The former wife of a judge is appealing a denial of her request for legal fees as concerns a child support dispute.  The woman had brought her former spouse to court concerning $1,750 that was allegedly unpaid.  Though the payment of the child support was ordered, the former wife's request for $9,000 in legal fees was denied.

The payment was part of child-support settlement from 2011.  This arrangement finally ended when the father of the two children abandoned his parental rights.

Parents should consider child custody and future relationships

There are a lot of issues for parent to consider when they get divorced. The best interests of the children must be at the heart of making decisions about the issues the parents have to come to an agreement on. One of the things that many parents don't pay much attention to during the divorce process is how future relationships will affect the children, but this is a very real concern that can significantly impact the children. For Chicago parents, considering how each parent will handle future relationships is something that should take place during the child custody phase of the divorce.

After a child's parents divorce and begin to date other people, the children are likely to have a very strong opinion about any perspective stepparents they meet. Some parents choose not to listen to the children, but that might not be wise. The author of "The Complete Single Mother: Reassuring Answers to Your Most Challenging Concerns" claims that children are good at detecting deceitfulness.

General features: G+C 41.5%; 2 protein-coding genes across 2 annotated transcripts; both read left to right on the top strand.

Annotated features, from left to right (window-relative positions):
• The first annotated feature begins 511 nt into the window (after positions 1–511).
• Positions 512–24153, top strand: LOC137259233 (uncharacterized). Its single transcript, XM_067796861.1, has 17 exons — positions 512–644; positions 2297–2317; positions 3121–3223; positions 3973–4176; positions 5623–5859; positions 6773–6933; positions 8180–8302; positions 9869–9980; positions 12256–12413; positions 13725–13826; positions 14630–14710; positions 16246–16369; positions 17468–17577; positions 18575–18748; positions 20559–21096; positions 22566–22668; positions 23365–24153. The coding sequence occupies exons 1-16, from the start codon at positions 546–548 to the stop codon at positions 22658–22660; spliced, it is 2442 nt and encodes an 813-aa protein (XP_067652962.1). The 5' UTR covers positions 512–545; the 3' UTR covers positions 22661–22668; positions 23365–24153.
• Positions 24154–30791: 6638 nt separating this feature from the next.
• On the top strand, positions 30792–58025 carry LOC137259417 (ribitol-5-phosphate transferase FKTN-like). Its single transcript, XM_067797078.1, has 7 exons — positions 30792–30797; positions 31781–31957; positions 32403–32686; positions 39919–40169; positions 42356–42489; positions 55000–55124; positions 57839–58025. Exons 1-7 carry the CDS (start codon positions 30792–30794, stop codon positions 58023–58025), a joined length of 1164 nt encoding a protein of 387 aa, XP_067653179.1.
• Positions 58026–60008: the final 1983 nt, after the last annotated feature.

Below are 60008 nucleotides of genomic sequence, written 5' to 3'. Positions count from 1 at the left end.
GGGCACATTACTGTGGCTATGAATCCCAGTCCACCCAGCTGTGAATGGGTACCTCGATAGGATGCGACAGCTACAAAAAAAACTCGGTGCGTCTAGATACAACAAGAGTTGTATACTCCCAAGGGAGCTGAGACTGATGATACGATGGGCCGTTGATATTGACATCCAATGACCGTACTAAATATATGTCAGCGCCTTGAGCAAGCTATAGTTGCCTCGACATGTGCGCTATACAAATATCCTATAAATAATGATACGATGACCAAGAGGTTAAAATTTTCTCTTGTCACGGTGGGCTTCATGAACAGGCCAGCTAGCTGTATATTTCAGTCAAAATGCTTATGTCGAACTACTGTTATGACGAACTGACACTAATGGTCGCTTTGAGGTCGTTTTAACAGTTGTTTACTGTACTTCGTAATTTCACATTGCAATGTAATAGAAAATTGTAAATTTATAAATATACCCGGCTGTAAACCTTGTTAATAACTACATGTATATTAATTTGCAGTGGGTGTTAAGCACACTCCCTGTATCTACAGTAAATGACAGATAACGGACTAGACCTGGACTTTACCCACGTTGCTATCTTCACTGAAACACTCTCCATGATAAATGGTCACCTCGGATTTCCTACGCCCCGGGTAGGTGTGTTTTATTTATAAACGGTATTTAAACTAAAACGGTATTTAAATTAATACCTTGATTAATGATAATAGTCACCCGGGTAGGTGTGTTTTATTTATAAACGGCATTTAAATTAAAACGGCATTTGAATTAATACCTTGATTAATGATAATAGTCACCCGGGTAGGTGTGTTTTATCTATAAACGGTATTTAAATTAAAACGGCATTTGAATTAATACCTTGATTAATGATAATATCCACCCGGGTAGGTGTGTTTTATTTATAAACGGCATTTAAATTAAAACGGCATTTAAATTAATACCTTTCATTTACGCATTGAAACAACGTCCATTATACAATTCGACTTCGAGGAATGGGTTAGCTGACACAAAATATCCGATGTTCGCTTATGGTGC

Domestic violence incidents seem to increase in cold weather

A person's home should be a place of refuge and a place of safety. For some people, when the weather grows colder, the home can become a place of fear, uncertainty and even violence. The City of Chicago Domestic Violence Help Line/Chicago Metropolitan Battered Women's Network director says that an uptick in violence is expected when families are confined in the home for extended periods.

Law enforcement officials have nicknamed this occurrence "cabin fever" and say they get a lot of domestic violence calls because of people getting on each other's nerves while cooped up. For families with limited resources, cabin fever can be devastating since there usually isn't enough money for one person to go stay at a hotel to diffuse the situation.

Orthodox Jewish women face divorce dilemma

Many Orthodox Jewish women in Chicago are aware of the difficulties of seeking a divorce in that community. Only the husband has the right to issue a "get," the document that dissolves a marriage in the eyes of the synagogue. Below are five tips designed to help Orthodox Jewish women who are seeking a get.

Avoid court intervention at all costs. Hauling a former husband into court often hurts more than helps by aggravating hard feelings with bruised pride and public humiliation. Mediation and negotiation offer less adversarial low-profile dispute resolution platforms.

Parents Seek to Regain Custody in Medical Child Abuse Case

Chicago residents may have heard of a recent media report concerning a parents' rights case in Massachusetts involving a female child age 15 in the custody of the Commonwealth after her parents sought treatment at Boston Children's Hospital for her previously-diagnosed mitochondrial disease that left her barely able to walk or eat. Children's Hospital believed the child was instead suffering from a psychiatric disorder for which her parents were blocking treatment. The medical diagnosis and treatment were initially rendered by a doctor at Tufts Medical Center, also in Massachusetts.

In December 2013, the parents sued to resume custody. The judge denied their request but ordered judicial review, due in January.